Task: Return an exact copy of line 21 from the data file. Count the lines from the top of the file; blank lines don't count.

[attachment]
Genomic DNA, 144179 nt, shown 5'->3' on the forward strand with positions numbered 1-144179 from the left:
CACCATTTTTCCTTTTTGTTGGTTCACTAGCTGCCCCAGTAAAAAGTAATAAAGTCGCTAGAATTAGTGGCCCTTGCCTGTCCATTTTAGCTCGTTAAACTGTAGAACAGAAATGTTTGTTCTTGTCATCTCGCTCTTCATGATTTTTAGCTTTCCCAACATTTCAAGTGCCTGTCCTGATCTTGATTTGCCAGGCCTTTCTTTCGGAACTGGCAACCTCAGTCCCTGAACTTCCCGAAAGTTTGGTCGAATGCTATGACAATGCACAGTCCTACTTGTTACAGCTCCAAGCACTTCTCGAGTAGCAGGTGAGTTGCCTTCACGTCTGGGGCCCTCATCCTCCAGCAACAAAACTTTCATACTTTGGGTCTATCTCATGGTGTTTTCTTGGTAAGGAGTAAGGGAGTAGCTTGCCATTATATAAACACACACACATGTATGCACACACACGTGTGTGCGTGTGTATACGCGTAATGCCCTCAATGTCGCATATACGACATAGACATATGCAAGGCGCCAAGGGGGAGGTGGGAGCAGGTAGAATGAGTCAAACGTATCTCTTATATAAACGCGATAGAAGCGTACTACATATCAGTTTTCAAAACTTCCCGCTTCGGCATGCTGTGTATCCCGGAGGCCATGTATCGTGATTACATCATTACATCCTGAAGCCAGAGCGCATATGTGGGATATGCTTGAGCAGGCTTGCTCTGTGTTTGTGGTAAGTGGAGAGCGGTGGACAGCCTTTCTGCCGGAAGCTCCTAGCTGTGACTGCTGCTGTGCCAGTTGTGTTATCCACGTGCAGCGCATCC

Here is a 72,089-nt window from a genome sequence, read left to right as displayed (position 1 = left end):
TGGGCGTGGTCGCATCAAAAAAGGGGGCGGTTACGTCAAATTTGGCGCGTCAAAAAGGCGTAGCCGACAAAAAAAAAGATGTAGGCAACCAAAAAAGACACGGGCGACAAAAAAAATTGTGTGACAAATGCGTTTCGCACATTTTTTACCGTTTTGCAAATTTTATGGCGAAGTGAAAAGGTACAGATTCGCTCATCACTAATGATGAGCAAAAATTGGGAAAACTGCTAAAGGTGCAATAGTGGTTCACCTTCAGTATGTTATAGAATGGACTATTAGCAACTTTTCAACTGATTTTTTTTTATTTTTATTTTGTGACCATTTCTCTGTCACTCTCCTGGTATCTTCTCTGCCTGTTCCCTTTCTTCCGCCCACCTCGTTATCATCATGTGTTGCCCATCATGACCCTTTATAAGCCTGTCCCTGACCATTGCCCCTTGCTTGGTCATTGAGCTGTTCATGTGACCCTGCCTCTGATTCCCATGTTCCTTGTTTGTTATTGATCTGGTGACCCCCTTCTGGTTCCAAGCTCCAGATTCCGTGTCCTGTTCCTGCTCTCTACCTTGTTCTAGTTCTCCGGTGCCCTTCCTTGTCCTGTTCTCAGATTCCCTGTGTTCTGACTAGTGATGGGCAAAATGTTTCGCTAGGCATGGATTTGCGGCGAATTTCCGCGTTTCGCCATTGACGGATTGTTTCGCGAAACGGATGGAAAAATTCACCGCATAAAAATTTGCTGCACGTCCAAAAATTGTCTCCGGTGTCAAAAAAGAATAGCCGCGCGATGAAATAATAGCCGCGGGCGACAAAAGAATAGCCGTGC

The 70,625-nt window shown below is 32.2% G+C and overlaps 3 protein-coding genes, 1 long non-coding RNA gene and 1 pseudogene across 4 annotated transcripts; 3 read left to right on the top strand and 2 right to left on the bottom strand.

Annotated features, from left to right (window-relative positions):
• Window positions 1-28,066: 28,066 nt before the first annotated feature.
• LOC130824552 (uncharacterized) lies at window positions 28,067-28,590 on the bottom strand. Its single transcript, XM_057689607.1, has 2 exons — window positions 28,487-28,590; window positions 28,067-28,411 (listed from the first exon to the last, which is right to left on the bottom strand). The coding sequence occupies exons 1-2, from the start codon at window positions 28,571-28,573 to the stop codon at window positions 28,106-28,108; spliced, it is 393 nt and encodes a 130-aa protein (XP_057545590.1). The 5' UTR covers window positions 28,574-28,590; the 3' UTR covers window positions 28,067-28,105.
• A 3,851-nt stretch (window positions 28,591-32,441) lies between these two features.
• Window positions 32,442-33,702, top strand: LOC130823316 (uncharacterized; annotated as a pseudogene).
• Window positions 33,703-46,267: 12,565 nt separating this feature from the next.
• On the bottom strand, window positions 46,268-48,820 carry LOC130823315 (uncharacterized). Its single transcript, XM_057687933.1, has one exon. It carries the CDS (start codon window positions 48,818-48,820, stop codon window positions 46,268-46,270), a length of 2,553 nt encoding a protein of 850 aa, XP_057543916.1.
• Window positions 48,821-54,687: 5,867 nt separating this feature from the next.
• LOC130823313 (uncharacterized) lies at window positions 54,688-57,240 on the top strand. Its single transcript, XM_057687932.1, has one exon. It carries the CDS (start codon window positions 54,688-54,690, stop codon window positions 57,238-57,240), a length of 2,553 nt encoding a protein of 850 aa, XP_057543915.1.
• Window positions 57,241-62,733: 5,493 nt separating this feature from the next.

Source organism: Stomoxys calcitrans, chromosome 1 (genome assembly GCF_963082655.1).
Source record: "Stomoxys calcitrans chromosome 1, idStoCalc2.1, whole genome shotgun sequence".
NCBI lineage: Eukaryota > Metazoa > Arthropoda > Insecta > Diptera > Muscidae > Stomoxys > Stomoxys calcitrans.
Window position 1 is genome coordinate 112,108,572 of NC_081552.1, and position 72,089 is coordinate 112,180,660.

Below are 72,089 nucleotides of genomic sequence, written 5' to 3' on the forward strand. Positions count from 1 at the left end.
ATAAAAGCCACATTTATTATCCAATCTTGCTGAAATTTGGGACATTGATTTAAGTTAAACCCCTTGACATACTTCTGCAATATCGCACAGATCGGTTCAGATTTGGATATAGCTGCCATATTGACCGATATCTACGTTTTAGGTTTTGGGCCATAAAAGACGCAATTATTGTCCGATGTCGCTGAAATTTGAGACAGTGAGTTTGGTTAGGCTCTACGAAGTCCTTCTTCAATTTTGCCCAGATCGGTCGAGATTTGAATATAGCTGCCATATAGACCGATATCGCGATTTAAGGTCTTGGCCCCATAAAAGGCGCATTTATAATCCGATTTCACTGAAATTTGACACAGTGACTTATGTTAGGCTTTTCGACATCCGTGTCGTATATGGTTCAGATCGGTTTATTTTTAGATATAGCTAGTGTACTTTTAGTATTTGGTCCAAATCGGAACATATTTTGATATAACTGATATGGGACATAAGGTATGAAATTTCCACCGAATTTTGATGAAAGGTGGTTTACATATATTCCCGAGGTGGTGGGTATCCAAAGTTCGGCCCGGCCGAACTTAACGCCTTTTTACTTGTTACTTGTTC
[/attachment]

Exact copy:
ATAAAAGCCACATTTATTATCCAATCTTGCTGAAATTTGGGACATTGATTTAAGTTAAACCCCTTGACATACTTCTGCAATATCGCACAGATCGGTTCAGATTTGGATATAGCTGCCATATTGACCGATATCTACGTTTTAGGTTTTGGGCCATAAAAGACGCAATTATTGTCCGATGTCGCTGAAATTTGAGACAGTGAGTTTGGTTAGGCTCTACGAAGTCCTTCTTCAATTTTGCCCAGATCGGTCGAGATTTGAATATAGCTGCCATATAGACCGATATCGCGATTTAAGGTCTTGGCCCCATAAAAGGCGCATTTATAATCCGATTTCACTGAAATTTGACACAGTGACTTATGTTAGGCTTTTCGACATCCGTGTCGTATATGGTTCAGATCGGTTTATTTTTAGATATAGCTAGTGTACTTTTAGTATTTGGTCCAAATCGGAACATATTTTGATATAACTGATATGGGACATAAGGTATGAAATTTCCACCGAATTTTGATGAAAGGTGGTTTACATATATTCCCGAGGTGGTGGGTATCCAAAGTTCGGCCCGGCCGAACTTAACGCCTTTTTACTTGTTACTTGTTC